Nonviolent Communication Introduction Training with the UNWA women in Nyanza in May 2019
On May 13 and 14, a group of CRASPD staff and volunteers conducted two half days of introduction to Nonviolent Communication (NVC) for Umucyo Nyanza Women Association at their Workshop in Nyanza. The women, after reviewing common understandings of what we mean with ‘conflict’ and ‘violence’, got to know the background, basic assumptions, purposes and scope of NVC, as well as the four basic steps of honestly expressing oneself and listening to others empathically. They worked with their own everyday life experiences which helped them to understand that, while this approach seems to be simple, it may be challenging to practice it in conflict situations of daily life, when we are triggered by something someone else says or does and get angry, fearful, annoyed or frustrated. An example that one of the women brought up was a situation where another survivor who is not a member of the association confronted her about having visited, with some other group members, the husband of another member of the group who has been imprisoned under genocide charges. The other survivor was saying “how can you go and visit these prisoners who perpetrated Genocide?”, and it was hard for the woman to hear this message that she received like a criticism. In a role play with one of the facilitators, she then attempted to give herself empathy for her feelings and needs when hearing the message, and then to imagine which feelings and needs might have been alive in the other person when making the statement.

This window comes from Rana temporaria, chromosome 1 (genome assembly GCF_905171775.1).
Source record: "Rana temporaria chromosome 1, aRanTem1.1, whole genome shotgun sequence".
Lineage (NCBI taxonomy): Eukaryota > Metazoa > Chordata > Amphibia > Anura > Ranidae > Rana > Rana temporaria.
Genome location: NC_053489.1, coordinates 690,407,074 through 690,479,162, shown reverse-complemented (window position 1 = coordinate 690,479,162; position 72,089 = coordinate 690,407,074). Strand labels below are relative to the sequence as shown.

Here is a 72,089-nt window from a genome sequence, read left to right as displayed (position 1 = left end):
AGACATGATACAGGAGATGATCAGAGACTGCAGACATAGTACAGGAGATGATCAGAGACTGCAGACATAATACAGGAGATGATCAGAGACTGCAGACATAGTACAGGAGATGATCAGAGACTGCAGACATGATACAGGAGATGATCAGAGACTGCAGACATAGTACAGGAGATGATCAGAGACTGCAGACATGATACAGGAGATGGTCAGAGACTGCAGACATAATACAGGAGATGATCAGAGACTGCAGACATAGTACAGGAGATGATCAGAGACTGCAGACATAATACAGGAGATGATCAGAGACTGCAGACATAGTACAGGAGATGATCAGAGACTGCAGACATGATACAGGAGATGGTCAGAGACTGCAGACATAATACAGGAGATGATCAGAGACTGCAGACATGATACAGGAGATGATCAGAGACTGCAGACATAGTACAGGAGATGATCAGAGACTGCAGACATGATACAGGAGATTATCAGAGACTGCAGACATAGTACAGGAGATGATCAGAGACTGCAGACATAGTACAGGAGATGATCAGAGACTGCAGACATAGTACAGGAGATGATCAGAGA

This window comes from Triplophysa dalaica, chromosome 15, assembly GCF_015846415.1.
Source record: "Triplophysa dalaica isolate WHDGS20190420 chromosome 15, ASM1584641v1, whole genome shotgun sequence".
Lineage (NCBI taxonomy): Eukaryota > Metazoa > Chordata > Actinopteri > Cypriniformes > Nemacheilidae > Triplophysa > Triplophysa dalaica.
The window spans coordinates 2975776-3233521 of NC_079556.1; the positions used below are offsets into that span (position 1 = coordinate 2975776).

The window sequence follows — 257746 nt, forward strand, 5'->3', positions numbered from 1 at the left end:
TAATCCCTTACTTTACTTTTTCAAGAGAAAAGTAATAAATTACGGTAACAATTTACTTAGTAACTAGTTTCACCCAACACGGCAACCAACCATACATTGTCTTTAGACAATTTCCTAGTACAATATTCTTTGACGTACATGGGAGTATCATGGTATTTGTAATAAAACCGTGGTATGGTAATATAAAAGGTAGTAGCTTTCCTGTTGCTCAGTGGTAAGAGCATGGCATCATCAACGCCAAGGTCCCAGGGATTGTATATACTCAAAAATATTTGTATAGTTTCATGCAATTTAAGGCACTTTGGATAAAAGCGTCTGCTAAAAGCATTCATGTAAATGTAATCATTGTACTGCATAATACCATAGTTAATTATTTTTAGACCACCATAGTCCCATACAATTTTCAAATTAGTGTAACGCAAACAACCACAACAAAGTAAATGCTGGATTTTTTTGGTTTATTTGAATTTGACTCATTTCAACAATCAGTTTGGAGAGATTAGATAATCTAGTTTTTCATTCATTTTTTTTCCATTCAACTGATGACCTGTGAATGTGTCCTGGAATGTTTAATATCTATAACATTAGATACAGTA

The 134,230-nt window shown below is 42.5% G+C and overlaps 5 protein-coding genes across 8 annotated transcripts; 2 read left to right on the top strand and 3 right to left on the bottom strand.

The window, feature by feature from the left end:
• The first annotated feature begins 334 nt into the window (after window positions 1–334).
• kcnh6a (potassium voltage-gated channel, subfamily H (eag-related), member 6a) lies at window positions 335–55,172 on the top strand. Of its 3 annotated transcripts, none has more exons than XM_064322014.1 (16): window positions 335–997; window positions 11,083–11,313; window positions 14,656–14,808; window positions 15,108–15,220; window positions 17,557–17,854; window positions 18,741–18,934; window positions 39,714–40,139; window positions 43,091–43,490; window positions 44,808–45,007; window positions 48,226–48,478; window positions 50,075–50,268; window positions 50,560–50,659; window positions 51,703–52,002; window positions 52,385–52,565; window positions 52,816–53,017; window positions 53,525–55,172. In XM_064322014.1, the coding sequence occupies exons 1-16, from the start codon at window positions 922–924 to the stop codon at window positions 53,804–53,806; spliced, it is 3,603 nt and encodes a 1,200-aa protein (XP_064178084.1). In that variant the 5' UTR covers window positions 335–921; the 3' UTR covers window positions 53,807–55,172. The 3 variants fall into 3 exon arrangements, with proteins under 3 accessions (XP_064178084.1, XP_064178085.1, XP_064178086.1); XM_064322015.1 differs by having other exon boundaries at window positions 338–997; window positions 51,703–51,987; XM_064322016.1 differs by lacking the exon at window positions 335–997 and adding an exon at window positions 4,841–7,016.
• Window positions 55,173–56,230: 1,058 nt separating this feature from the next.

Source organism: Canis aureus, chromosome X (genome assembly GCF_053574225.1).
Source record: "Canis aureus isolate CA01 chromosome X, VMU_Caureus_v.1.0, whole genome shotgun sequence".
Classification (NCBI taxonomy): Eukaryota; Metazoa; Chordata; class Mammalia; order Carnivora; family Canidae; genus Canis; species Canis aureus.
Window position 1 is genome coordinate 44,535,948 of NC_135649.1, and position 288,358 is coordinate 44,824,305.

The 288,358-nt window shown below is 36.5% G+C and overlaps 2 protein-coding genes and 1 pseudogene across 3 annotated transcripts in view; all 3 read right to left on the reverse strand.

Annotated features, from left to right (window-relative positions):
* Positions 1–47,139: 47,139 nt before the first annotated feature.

In the end of the two half days, the women said that they appreciate NVC but feel that it is challenging to apply it especially when in conflict with someone who is close to us. The second two half days where we will expand the practice opportunities for the women and explore more techniques how to deal with challenging situations are now being planned for July or August.
Umucyo Nyanza Women Visit Prisoners
Following a commitment that the members of the Umucyo Nyanza Association had made earlier, five of them went to visit two prisoners in the prison of Mpanga which is located in Nyanza District. Besides the wives of the two prisoners visited, three women who had survived the Genocide, the Assistant Coordinator of CRASPD and a Japanese exchange student who is currently doing her internship at CRASPD, were part of the visiting group.